This week was a breakthrough for holding accountable the pharmaceutical industry for fueling the opioid crisis, which is responsible for approximately 400,000 deaths in the U.S. alone. In a landmark ruling, a judge in Oklahoma fined Johnson & Johnson $572 million for deceptive and aggressive marketing practices of opioid drugs that contributed to 6,000 deaths in that state. State prosecutors were successful by charging the drug company under laws relating to “public nuisances.” To remedy and remove the nuisance, the fine will go toward treatment, education and prevention programs related to opioid drugs. This resonates powerfully with me because, for years, I’ve observed how the drug industry abused the opioid crisis as a lobbying and public relations tool against prescription drug importation and to crack down against safe international online pharmacies, and even against PharmacyChecker. It has done so through its own trade associations and companies and by funding organizations to do their bidding.(more…)Tagged with: Alliance for Safe Online Pharmacies, Johnson and Johnson, National Association of Boards of Pharmacy (NABP), opioid crisis, Partnership for Safe Medicines
PharmacyChecker has proudly announced a new online pharmacy verification tool to make it easier for consumers to determine if a website is safe and accredited through the PharmacyChecker Verification Program. This verification portal can benefit patients, health care providers and caregivers considering lower-cost retail pharmacy options in Canada and other countries.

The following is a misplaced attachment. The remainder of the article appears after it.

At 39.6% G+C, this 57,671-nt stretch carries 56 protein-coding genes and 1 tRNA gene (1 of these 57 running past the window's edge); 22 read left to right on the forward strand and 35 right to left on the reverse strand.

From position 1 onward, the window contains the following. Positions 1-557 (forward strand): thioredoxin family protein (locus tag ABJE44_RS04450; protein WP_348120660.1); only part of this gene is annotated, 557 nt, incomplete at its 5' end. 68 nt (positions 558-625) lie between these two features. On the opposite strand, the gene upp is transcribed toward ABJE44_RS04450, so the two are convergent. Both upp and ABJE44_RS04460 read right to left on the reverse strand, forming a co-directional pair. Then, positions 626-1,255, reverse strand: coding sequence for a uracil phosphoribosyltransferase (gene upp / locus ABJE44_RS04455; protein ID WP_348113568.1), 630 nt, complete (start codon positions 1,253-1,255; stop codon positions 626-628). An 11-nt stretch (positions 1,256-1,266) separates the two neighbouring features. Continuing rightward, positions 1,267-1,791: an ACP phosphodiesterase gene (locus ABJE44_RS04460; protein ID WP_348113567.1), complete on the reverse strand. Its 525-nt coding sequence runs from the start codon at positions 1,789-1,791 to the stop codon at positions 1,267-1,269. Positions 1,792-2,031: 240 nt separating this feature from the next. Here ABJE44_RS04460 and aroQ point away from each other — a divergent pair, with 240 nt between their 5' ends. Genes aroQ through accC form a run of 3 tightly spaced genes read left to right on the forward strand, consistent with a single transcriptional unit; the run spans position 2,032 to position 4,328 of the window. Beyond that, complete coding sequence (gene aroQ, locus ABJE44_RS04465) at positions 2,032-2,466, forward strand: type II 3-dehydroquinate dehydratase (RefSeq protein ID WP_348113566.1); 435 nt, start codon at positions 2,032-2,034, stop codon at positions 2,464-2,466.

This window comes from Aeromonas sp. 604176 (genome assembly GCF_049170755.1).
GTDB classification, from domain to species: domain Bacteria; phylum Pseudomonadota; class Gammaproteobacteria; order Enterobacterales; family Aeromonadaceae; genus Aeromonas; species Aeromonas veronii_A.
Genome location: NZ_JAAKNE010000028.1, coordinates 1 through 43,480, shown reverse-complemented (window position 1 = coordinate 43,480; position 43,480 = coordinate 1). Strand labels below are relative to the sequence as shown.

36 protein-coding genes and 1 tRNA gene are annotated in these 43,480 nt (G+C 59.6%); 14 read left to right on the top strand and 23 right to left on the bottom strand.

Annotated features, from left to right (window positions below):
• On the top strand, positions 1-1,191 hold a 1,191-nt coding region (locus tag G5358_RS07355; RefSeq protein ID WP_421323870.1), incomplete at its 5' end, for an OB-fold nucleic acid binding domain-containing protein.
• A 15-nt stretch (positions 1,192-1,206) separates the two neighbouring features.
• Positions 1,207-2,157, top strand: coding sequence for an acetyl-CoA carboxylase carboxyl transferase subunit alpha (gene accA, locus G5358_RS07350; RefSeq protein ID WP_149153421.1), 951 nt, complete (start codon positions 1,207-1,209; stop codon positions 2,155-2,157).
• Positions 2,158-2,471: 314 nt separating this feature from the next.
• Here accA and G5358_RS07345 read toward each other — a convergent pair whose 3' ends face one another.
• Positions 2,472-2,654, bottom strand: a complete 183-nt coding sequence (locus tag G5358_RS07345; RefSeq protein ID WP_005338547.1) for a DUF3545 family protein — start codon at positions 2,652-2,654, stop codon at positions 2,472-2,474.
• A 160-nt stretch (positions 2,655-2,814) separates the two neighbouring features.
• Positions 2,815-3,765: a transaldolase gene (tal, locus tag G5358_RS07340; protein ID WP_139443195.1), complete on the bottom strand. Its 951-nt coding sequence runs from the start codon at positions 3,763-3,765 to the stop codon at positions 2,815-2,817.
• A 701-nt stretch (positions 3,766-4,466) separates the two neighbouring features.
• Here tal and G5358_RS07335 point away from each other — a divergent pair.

As we emphasized in our press release about the new portal, pharma-funded initiatives, like the
“.Pharmacy Program” of the National Association of Boards of Pharmacy (NABP), do not help Americans seeking lower-cost and safe medicine from Canada and other countries. The NABP advises Americans not to buy and import medication. The stated intent of the NABP’s “.Pharmacy Program” is to help consumers find “legitimate” online pharmacies, which are ones that have registered a “.pharmacy” domain (e.g., Walgreens.pharmacy, Kroger.pharmacy, Walmart.pharmacy). Such household name U.S. online pharmacies are usually ones approved in the NABP’s Verified Internet Pharmacy Practice Sites (VIPPS) program.